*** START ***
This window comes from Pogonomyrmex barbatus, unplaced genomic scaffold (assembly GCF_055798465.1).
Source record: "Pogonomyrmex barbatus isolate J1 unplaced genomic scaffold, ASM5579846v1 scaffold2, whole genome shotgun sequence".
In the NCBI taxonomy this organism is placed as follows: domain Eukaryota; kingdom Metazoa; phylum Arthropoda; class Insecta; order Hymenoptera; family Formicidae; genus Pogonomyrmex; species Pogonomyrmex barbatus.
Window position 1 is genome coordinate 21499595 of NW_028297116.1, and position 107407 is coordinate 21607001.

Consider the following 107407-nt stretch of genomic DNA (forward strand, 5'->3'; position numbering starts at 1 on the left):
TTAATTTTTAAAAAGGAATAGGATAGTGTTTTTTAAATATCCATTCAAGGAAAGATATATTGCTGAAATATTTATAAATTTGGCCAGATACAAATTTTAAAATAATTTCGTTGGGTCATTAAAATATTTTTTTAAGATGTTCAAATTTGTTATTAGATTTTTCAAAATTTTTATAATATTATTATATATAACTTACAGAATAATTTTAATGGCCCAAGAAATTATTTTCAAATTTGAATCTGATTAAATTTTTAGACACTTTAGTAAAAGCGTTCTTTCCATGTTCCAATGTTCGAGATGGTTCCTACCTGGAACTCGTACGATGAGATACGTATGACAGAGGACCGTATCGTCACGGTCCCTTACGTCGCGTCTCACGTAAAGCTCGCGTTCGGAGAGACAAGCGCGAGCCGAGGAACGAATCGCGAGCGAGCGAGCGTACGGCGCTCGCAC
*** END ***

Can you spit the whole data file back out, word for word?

This window comes from Pogonomyrmex barbatus, unplaced genomic scaffold (assembly GCF_055798465.1).
Source record: "Pogonomyrmex barbatus isolate J1 unplaced genomic scaffold, ASM5579846v1 scaffold2, whole genome shotgun sequence".
In the NCBI taxonomy this organism is placed as follows: domain Eukaryota; kingdom Metazoa; phylum Arthropoda; class Insecta; order Hymenoptera; family Formicidae; genus Pogonomyrmex; species Pogonomyrmex barbatus.
Window position 1 is genome coordinate 21499595 of NW_028297116.1, and position 107407 is coordinate 21607001.

Consider the following 107407-nt stretch of genomic DNA (forward strand, 5'->3'; position numbering starts at 1 on the left):
TTAATTTTTAAAAAGGAATAGGATAGTGTTTTTTAAATATCCATTCAAGGAAAGATATATTGCTGAAATATTTATAAATTTGGCCAGATACAAATTTTAAAATAATTTCGTTGGGTCATTAAAATATTTTTTTAAGATGTTCAAATTTGTTATTAGATTTTTCAAAATTTTTATAATATTATTATATATAACTTACAGAATAATTTTAATGGCCCAAGAAATTATTTTCAAATTTGAATCTGATTAAATTTTTAGACACTTTAGTAAAAGCGTTCTTTCCATGTTCCAATGTTCGAGATGGTTCCTACCTGGAACTCGTACGATGAGATACGTATGACAGAGGACCGTATCGTCACGGTCCCTTACGTCGCGTCTCACGTAAAGCTCGCGTTCGGAGAGACAAGCGCGAGCCGAGGAACGAATCGCGAGCGAGCGAGCGTACGGCGCTCGCAC